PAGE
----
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Mech Ageing Dev. 2019 Jan;177:135-143. doi: 10.1016/j.mad.2018.04.007. Epub 2018 Apr 30.

Antioxidants linked with physical, cognitive and psychological frailty: Analysis of candidate biomarkers and markers derived from the MARK-AGE study.

Author information

1
National Institute for Public Health and the Environment, Bilthoven, The Netherlands; Julius Center for Health Sciences and Primary Care, University Medical Center Utrecht, Utrecht, The Netherlands. Electronic address: liset.rietman@rivm.nl.
2
National Institute for Public Health and the Environment, Bilthoven, The Netherlands.
3
Molecular Toxicology Group, Department of Biology, University of Konstanz, Konstanz, Germany.
4
CIG-Interdepartmental Center "L. Galvani", Alma Mater Studiorum, University of Bologna, Bologna, Italy.
5
Research Institute for Biomedical Aging Research, University of Innsbruck, Innsbruck, Austria.
6
BioTeSys GmbH, Esslingen, Germany.
7
Department of Molecular Epidemiology, Leiden University Medical Centre, Leiden, The Netherlands.
8
URBC-NARILIS, University of Namur, Namur, Belgium.
9
Laboratory of the Molecular Bases of Ageing, Nencki Institute of Experimental Biology, Polish Academy of Sciences, Warsaw, Poland.
10
National Hellenic Research Foundation, Institute of Biology, Medicinal Chemistry and Biotechnology, Athens, Greece.
11
Department of Applied Nutritional Science/Dietetics, Institute of Nutritional Medicine, University of Hohenheim, Stuttgart, Germany.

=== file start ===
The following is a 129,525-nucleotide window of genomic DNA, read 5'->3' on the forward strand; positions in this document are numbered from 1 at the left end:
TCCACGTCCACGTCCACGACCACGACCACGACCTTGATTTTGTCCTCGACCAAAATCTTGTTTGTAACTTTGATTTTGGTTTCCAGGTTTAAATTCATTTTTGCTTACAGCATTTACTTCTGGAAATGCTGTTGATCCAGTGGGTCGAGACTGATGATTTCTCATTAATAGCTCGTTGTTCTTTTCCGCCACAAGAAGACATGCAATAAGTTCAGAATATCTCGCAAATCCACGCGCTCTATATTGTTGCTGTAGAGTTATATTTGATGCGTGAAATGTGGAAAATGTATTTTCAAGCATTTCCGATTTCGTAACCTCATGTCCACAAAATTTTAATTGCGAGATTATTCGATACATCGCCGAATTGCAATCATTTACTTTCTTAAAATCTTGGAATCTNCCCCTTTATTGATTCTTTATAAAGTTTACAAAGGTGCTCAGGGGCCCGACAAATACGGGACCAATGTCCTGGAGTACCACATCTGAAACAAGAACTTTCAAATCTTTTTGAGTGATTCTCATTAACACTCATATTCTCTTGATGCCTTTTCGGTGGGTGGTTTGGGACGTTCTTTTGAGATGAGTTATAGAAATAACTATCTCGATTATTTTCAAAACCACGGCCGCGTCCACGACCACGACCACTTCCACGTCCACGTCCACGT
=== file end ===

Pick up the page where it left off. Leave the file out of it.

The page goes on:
12
Institute of Biological Chemistry and Nutrition, University of Hohenheim, Stuttgart, Germany.
13
Department of Molecular Toxicology, German Institute of Human Nutrition Potsdam-Rehbruecke (DIfE), Nuthetal, Germany.
14
Translational Research Center of Nutrition and Ageing, IRCCS-INRCA, Ancona, Italy.
15
Nestlé Institute of Health Sciences SA, Lausanne, Switzerland.
16
National Institute for Public Health and the Environment, Bilthoven, The Netherlands; Julius Center for Health Sciences and Primary Care, University Medical Center Utrecht, Utrecht, The Netherlands.
17
National Institute for Public Health and the Environment, Bilthoven, The Netherlands; Department of Molecular Medicine, University of Texas Health Science Center at San Antonio, San Antonio, TX, USA.

Abstract

Frailty among elderly people leads to an increased risk for negative health outcomes. To prevent frailty, we need a better understanding of the underlying mechanisms and early detection of individuals at risk. Both may be served by identifying candidate (bio)markers, i.e. biomarkers and markers, for the physical, cognitive, and psychological frailty domains. We used univariate (Rank-ANOVA) and multivariate (elastic net) approaches on the RASIG study population (age range: 35-74 years, n = 2220) of the MARK-AGE study to study up to 331 (bio)markers between individuals with and without frailty for each domain. Biomarkers and markers identified by both approaches were studied further regarding their association with frailty using logistic regression. Univariately, we found lower levels of antioxidants, including β-cryptoxanthin and zeaxanthin, in those who were physically, cognitively or psychologically frail. Additionally, self-reported health was worse in these three frail groups. Multivariately, we observed lower levels of β-cryptoxanthin and zeaxanthin in the cognitively frail. Levels of these carotenoids were inversely associated with the risk of being cognitively frail after adjusting for confounders. Antioxidants and self-reported health are potential (bio)markers to detect persons at risk of becoming frail. The biomarkers identified may indicate the involvement of inflammation in frailty, especially for physical and cognitive frailty.

KEYWORDS:

Ageing; Elastic net; Frailty; Machine learning; Multidimensional; Multivariate; Univariate

PMID:
29719199
DOI:
10.1016/j.mad.2018.04.007

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